• Audiocassette
      • Braille
      • Tape recorder
      • Frequent breaks
      • Extended time
      • Small group setting
      • Private room
      • Screens to block out distractions
      • Special lighting
      • Special acoustics
      • Adaptive/special furniture/tools
      • Alternative test site (with proctor present)
      • Preferential seating
      • Computer accommodations
    • 13. What help is available?
      • Familiarize yourself with the resources available to you
      • Talk to disability services, your teachers, counselors
      • How can these accommodations help you?
    • 14. Participate in your IEP meeting
      • IEP stands for Individual Educational Plan
      • Review your old IEP in preparation for the new meeting
      • Spend some time beforehand thinking about what you want to address and write a list of those concerns
      • Decide who will be at your meeting and what each person’s role will be
      • Introduce everyone at the meeting
      • Talk about the progress you have made on your goals
      • Decide your new goals for the year
      • Discuss how your team can help you meet your goals
      • Ask questions
    • 15. It’s All About Advocacy!
    • 16. Advocating for Yourself
      • What do you want to advocate about?
        • What are your goals?
        • Remain focused on these goals
        • Gather information on this topic
    • 17. Advocating for Yourself
      • Who should you advocate to?
        • It is not always easy to figure out
        • Do some brainstorming
        • Contact related organizations
        • Keep a list of names of who you’ve talked to and take notes
    • 18. Advocating for Yourself
      • What do I say?
        • Write down your points beforehand and practice
        • Focus on your goal
        • Be specific
        • Say what action you think should be taken
        • Ask questions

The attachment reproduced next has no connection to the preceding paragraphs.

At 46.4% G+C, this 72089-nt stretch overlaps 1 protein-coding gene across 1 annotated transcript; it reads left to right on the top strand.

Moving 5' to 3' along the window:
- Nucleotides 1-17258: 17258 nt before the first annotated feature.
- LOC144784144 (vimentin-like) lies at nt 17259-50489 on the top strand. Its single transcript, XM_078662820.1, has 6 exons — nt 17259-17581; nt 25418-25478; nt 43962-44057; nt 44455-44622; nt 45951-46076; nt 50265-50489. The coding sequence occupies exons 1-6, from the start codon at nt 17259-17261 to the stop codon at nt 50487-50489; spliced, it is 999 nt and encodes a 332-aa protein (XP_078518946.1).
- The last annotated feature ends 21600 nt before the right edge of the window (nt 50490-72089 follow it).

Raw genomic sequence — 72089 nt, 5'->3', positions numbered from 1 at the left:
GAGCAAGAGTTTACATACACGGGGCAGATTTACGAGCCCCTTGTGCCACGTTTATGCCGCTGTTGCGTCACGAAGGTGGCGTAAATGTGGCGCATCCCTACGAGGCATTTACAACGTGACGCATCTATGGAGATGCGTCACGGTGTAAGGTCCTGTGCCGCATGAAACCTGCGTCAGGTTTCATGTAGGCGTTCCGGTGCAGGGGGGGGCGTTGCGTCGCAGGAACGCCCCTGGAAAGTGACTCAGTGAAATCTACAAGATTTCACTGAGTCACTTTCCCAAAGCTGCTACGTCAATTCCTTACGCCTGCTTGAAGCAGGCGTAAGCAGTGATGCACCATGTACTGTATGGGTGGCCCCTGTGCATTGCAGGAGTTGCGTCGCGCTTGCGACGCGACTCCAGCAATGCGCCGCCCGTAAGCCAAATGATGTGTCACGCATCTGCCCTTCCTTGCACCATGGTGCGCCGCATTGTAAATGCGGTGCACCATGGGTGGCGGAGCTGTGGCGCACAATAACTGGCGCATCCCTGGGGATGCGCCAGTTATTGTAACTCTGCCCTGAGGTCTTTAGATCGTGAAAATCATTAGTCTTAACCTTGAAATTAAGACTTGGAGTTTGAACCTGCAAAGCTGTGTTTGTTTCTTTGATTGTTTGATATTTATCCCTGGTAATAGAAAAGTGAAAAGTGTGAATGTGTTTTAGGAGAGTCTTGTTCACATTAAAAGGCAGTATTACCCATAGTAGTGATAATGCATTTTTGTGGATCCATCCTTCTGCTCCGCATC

• 19. Advocating for Yourself
      • What if I need someone else to assist me to advocate?
        • It’s okay to ask for help… getting the support you want and need is part of self-advocacy
        • Sometimes you need to have a professional assist you (like a doctor or a law professional)
        • Friends and family can help you get your point across because they know you very well
    • 20. Advocating for Yourself
      • Reevaluate your goals if you need to
      • Don’t feel bad if you are struggling
      • Feel good about achieving your goals
    • 21. Individual Education Program Meeting
      • Do an inventory of your strengths & challenges/needs
      • What accommodations have been made in the past?
      • What areas is assistance required?
    • 22. It’s Your IEP
      • Be Active in Your IEP
      • Make your needs known
      • Explain what you want
      • MCIL can help in this process, not only in understanding but by building independence & assertiveness into the picture!
    • 23. Make A Personal File
      • A place to keep important information
      • Copies of your IEP, tests & inventories to determine interests or abilities
      • Medical records and information
      • Letters on performance or recommendation
      • Your Resume
    • 24. Living Your Life
      • It all begins by making choices
      • Be assertive and tell people about your independence!
      • Use this skill at your IEP meetings and when talking with family and friends
      • MCIL can also help you develop skills in Leadership & Self-Advocacy
    • 25. MCIL Transition Program
      • Driven To:
      • Assist young adults with disabilities, to make a successful transition from high school to post-secondary education, employment and independent community living.
    • 26. More Information
      • Contact:
      • Nicholas C. Wilkie
      • Transition Specialist
      • MCIL 1600 University Ave. West #16
      • St. Paul, MN 55104
      • 651.603.2018 phone/fax
      • [email_address]